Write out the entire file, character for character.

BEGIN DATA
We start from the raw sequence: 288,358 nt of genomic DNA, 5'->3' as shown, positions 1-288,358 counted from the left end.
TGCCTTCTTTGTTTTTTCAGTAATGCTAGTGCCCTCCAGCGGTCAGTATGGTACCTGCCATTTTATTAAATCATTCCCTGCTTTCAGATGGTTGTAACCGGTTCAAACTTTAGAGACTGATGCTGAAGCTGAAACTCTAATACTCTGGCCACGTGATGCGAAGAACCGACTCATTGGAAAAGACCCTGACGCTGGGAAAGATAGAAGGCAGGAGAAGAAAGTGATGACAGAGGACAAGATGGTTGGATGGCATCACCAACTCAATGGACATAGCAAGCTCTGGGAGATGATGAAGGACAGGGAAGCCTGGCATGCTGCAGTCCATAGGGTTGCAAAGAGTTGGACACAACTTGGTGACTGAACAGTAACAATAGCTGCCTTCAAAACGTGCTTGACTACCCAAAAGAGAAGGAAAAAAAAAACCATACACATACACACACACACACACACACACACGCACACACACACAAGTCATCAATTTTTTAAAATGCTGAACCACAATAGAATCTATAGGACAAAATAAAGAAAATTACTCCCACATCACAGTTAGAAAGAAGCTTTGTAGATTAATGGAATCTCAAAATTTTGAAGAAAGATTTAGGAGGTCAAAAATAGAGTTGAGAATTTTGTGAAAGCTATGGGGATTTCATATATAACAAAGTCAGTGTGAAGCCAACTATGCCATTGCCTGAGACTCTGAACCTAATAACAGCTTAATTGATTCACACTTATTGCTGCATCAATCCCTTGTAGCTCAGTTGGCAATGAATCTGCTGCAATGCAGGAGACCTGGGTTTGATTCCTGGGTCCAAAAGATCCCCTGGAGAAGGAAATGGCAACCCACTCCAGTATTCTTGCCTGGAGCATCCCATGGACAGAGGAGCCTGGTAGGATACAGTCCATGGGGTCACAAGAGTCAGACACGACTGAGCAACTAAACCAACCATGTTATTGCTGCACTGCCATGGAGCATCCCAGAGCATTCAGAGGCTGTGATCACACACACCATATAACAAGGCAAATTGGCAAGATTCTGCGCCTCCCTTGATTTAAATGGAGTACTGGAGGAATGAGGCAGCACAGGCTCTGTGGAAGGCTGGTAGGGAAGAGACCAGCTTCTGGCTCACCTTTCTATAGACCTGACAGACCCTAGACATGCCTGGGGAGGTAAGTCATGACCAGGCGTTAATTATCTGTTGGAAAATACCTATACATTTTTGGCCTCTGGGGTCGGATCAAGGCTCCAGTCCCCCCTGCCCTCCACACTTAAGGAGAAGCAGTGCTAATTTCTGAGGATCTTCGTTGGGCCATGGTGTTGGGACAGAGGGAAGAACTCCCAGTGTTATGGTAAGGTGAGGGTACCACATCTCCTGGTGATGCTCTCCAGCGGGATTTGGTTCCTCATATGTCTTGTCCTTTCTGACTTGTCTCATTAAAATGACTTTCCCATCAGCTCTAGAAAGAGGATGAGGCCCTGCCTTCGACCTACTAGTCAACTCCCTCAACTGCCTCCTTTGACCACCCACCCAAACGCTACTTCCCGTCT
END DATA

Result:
We start from the raw sequence: 288,358 nt of genomic DNA, 5'->3' as shown, positions 1-288,358 counted from the left end.
TGCCTTCTTTGTTTTTTCAGTAATGCTAGTGCCCTCCAGCGGTCAGTATGGTACCTGCCATTTTATTAAATCATTCCCTGCTTTCAGATGGTTGTAACCGGTTCAAACTTTAGAGACTGATGCTGAAGCTGAAACTCTAATACTCTGGCCACGTGATGCGAAGAACCGACTCATTGGAAAAGACCCTGACGCTGGGAAAGATAGAAGGCAGGAGAAGAAAGTGATGACAGAGGACAAGATGGTTGGATGGCATCACCAACTCAATGGACATAGCAAGCTCTGGGAGATGATGAAGGACAGGGAAGCCTGGCATGCTGCAGTCCATAGGGTTGCAAAGAGTTGGACACAACTTGGTGACTGAACAGTAACAATAGCTGCCTTCAAAACGTGCTTGACTACCCAAAAGAGAAGGAAAAAAAAAACCATACACATACACACACACACACACACACACACGCACACACACACAAGTCATCAATTTTTTAAAATGCTGAACCACAATAGAATCTATAGGACAAAATAAAGAAAATTACTCCCACATCACAGTTAGAAAGAAGCTTTGTAGATTAATGGAATCTCAAAATTTTGAAGAAAGATTTAGGAGGTCAAAAATAGAGTTGAGAATTTTGTGAAAGCTATGGGGATTTCATATATAACAAAGTCAGTGTGAAGCCAACTATGCCATTGCCTGAGACTCTGAACCTAATAACAGCTTAATTGATTCACACTTATTGCTGCATCAATCCCTTGTAGCTCAGTTGGCAATGAATCTGCTGCAATGCAGGAGACCTGGGTTTGATTCCTGGGTCCAAAAGATCCCCTGGAGAAGGAAATGGCAACCCACTCCAGTATTCTTGCCTGGAGCATCCCATGGACAGAGGAGCCTGGTAGGATACAGTCCATGGGGTCACAAGAGTCAGACACGACTGAGCAACTAAACCAACCATGTTATTGCTGCACTGCCATGGAGCATCCCAGAGCATTCAGAGGCTGTGATCACACACACCATATAACAAGGCAAATTGGCAAGATTCTGCGCCTCCCTTGATTTAAATGGAGTACTGGAGGAATGAGGCAGCACAGGCTCTGTGGAAGGCTGGTAGGGAAGAGACCAGCTTCTGGCTCACCTTTCTATAGACCTGACAGACCCTAGACATGCCTGGGGAGGTAAGTCATGACCAGGCGTTAATTATCTGTTGGAAAATACCTATACATTTTTGGCCTCTGGGGTCGGATCAAGGCTCCAGTCCCCCCTGCCCTCCACACTTAAGGAGAAGCAGTGCTAATTTCTGAGGATCTTCGTTGGGCCATGGTGTTGGGACAGAGGGAAGAACTCCCAGTGTTATGGTAAGGTGAGGGTACCACATCTCCTGGTGATGCTCTCCAGCGGGATTTGGTTCCTCATATGTCTTGTCCTTTCTGACTTGTCTCATTAAAATGACTTTCCCATCAGCTCTAGAAAGAGGATGAGGCCCTGCCTTCGACCTACTAGTCAACTCCCTCAACTGCCTCCTTTGACCACCCACCCAAACGCTACTTCCCGTCT